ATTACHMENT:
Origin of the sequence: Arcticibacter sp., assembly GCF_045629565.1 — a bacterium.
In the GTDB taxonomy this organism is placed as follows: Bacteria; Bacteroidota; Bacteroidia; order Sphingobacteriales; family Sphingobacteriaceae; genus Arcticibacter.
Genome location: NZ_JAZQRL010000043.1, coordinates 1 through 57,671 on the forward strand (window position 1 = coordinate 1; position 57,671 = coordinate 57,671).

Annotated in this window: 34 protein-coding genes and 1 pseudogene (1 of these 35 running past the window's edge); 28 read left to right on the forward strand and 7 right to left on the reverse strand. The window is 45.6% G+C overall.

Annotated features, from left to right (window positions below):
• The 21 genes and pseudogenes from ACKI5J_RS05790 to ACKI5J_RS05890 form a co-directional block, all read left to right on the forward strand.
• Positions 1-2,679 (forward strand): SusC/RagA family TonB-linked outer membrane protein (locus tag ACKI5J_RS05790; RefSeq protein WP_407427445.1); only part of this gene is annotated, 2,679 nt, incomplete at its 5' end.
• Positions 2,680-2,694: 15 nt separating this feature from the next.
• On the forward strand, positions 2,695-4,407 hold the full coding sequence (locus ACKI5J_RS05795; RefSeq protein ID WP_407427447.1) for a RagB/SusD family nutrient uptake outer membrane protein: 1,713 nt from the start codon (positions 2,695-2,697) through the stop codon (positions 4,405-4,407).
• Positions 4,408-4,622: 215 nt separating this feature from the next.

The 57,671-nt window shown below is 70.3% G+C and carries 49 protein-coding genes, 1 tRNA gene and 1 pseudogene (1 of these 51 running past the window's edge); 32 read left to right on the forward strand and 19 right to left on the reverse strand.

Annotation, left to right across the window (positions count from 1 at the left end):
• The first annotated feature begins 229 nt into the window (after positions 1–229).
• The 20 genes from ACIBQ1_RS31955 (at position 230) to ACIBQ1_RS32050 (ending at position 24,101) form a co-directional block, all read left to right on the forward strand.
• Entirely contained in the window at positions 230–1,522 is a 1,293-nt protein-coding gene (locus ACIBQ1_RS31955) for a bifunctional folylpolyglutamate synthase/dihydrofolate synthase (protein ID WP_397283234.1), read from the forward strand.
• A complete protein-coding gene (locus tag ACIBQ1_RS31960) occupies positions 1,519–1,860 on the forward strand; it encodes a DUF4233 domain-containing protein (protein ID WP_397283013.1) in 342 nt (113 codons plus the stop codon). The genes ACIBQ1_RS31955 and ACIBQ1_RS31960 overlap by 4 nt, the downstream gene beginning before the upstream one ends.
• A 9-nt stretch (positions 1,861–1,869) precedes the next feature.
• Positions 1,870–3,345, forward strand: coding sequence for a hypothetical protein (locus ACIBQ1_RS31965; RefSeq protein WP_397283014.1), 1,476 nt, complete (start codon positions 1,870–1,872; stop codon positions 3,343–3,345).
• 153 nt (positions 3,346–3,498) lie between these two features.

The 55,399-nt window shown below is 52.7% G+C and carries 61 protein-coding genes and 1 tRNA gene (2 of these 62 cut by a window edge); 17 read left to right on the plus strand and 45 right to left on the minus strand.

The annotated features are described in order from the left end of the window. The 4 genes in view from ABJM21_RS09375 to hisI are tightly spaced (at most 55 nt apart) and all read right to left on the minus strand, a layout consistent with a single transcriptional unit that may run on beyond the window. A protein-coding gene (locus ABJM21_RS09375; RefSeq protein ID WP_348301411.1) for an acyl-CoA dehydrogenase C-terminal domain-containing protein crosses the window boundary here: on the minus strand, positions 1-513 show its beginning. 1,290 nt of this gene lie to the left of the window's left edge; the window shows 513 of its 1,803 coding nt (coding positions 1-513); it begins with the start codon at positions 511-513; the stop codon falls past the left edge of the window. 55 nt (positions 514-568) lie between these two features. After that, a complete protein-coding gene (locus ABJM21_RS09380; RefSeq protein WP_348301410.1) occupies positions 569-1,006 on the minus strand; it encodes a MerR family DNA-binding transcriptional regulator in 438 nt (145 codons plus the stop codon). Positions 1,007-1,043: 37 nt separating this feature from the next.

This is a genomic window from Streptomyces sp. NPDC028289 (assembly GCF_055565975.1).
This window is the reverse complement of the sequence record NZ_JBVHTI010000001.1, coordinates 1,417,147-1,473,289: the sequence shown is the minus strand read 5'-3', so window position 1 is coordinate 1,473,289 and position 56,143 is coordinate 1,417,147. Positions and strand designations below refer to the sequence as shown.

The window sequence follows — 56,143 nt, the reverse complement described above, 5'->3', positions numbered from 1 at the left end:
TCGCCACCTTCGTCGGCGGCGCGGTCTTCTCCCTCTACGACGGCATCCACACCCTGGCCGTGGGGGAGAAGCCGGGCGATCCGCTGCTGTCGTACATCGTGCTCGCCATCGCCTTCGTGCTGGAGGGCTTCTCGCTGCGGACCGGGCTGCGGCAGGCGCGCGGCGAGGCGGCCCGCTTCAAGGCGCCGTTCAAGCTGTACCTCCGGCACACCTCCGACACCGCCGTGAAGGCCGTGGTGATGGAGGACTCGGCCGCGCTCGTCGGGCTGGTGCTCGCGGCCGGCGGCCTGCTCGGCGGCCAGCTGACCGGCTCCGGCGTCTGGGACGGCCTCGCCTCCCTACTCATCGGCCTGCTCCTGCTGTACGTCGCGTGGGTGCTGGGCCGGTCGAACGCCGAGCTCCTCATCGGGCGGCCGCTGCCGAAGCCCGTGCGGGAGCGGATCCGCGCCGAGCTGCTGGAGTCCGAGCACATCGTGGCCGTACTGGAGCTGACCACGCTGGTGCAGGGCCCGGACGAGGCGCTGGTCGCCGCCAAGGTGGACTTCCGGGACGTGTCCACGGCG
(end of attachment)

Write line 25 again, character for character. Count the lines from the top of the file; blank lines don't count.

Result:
TCGCCACCTTCGTCGGCGGCGCGGTCTTCTCCCTCTACGACGGCATCCACACCCTGGCCGTGGGGGAGAAGCCGGGCGATCCGCTGCTGTCGTACATCGTGCTCGCCATCGCCTTCGTGCTGGAGGGCTTCTCGCTGCGGACCGGGCTGCGGCAGGCGCGCGGCGAGGCGGCCCGCTTCAAGGCGCCGTTCAAGCTGTACCTCCGGCACACCTCCGACACCGCCGTGAAGGCCGTGGTGATGGAGGACTCGGCCGCGCTCGTCGGGCTGGTGCTCGCGGCCGGCGGCCTGCTCGGCGGCCAGCTGACCGGCTCCGGCGTCTGGGACGGCCTCGCCTCCCTACTCATCGGCCTGCTCCTGCTGTACGTCGCGTGGGTGCTGGGCCGGTCGAACGCCGAGCTCCTCATCGGGCGGCCGCTGCCGAAGCCCGTGCGGGAGCGGATCCGCGCCGAGCTGCTGGAGTCCGAGCACATCGTGGCCGTACTGGAGCTGACCACGCTGGTGCAGGGCCCGGACGAGGCGCTGGTCGCCGCCAAGGTGGACTTCCGGGACGTGTCCACGGCG